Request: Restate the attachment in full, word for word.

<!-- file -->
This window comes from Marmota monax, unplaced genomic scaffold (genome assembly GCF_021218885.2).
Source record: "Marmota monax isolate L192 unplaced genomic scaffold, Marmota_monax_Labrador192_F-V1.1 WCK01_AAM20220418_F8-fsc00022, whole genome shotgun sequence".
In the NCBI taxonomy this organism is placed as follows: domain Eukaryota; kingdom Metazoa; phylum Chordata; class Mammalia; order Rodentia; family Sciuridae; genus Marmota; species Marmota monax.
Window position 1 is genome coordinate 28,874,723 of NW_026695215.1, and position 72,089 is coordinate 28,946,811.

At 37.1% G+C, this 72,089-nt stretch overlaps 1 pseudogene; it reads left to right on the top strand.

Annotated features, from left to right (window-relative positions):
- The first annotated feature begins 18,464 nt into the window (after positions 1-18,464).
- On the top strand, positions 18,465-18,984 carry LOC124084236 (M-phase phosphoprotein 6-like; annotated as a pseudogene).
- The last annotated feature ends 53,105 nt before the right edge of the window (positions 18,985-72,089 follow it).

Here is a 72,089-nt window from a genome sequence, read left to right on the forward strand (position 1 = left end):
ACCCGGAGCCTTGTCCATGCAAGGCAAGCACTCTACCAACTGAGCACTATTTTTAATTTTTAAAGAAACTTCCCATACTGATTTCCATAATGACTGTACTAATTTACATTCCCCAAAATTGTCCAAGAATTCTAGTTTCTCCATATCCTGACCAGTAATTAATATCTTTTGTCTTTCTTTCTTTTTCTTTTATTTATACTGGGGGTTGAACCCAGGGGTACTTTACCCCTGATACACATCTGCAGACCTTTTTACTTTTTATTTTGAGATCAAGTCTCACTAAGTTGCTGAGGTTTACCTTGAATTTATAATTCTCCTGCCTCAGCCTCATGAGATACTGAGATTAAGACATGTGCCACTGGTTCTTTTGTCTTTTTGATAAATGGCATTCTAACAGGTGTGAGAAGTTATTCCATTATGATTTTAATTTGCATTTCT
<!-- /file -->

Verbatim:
This window comes from Marmota monax, unplaced genomic scaffold (genome assembly GCF_021218885.2).
Source record: "Marmota monax isolate L192 unplaced genomic scaffold, Marmota_monax_Labrador192_F-V1.1 WCK01_AAM20220418_F8-fsc00022, whole genome shotgun sequence".
In the NCBI taxonomy this organism is placed as follows: domain Eukaryota; kingdom Metazoa; phylum Chordata; class Mammalia; order Rodentia; family Sciuridae; genus Marmota; species Marmota monax.
Window position 1 is genome coordinate 28,874,723 of NW_026695215.1, and position 72,089 is coordinate 28,946,811.

At 37.1% G+C, this 72,089-nt stretch overlaps 1 pseudogene; it reads left to right on the top strand.

Annotated features, from left to right (window-relative positions):
- The first annotated feature begins 18,464 nt into the window (after positions 1-18,464).
- On the top strand, positions 18,465-18,984 carry LOC124084236 (M-phase phosphoprotein 6-like; annotated as a pseudogene).
- The last annotated feature ends 53,105 nt before the right edge of the window (positions 18,985-72,089 follow it).

Here is a 72,089-nt window from a genome sequence, read left to right on the forward strand (position 1 = left end):
ACCCGGAGCCTTGTCCATGCAAGGCAAGCACTCTACCAACTGAGCACTATTTTTAATTTTTAAAGAAACTTCCCATACTGATTTCCATAATGACTGTACTAATTTACATTCCCCAAAATTGTCCAAGAATTCTAGTTTCTCCATATCCTGACCAGTAATTAATATCTTTTGTCTTTCTTTCTTTTTCTTTTATTTATACTGGGGGTTGAACCCAGGGGTACTTTACCCCTGATACACATCTGCAGACCTTTTTACTTTTTATTTTGAGATCAAGTCTCACTAAGTTGCTGAGGTTTACCTTGAATTTATAATTCTCCTGCCTCAGCCTCATGAGATACTGAGATTAAGACATGTGCCACTGGTTCTTTTGTCTTTTTGATAAATGGCATTCTAACAGGTGTGAGAAGTTATTCCATTATGATTTTAATTTGCATTTCT